These large farmers use technology so that they can produce more food on less land. They rely on technology to provide them with information about soil nutrients, soil moisture and productivity to make wise decisions on what to plant and how much fertilizer needs to be applied to a particular area in a field. They use GPS driven tractors to plant a variety of seeds in the sane field so that harvests can be maximized.
The future is bright for growing food in the United States. The largest land owner in the United States is John Malone who currently owns over 2.2 million acres. Most of it is in Kansas where he just purchased additional acres that had belonged to the Land Trust Preservation. This land was used to test plants that could produce crops perennially instead of farmers having to replant each year.
An agricultural virus that was once feared by citrus farmers may turn out to be the best hope for an industry that is desperately trying to tackle an even more serious problem. It is through the marvels of genetic engineering that one virus has been modified for the purpose of destroying the other one.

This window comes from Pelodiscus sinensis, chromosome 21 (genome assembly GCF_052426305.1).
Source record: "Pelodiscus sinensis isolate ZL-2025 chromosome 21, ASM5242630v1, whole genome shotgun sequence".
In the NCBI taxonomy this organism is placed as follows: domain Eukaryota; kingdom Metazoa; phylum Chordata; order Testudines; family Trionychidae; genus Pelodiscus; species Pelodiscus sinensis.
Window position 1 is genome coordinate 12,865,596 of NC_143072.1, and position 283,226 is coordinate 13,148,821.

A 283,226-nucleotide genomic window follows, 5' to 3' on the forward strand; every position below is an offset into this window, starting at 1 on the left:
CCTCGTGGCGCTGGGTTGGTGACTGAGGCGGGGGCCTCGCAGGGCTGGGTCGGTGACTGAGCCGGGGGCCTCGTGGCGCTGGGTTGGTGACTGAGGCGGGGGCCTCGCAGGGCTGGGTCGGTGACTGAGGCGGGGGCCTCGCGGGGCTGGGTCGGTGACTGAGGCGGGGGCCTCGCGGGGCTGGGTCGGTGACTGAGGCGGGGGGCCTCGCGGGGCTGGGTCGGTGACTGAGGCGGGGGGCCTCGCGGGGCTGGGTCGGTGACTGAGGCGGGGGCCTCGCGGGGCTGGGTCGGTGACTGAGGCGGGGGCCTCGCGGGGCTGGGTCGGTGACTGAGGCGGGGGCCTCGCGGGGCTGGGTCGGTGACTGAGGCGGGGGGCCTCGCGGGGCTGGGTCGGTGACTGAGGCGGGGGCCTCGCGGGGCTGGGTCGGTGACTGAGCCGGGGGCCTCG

The citrus tristeza virus, or CTV, had previously caused trouble for citrus farmers, but the disease has been eclipsed by the problem of citrus greening. Produced by a specific type of bacteria and spread by certain flying insects, citrus greening causes trees to produce fruits that are greenish and misshapen in appearance and bitter in taste. Although the disease had been reported in other parts of the world, citrus greening was first observed in the United States in 2005 and has since ravaged the fruit-growing regions of the South.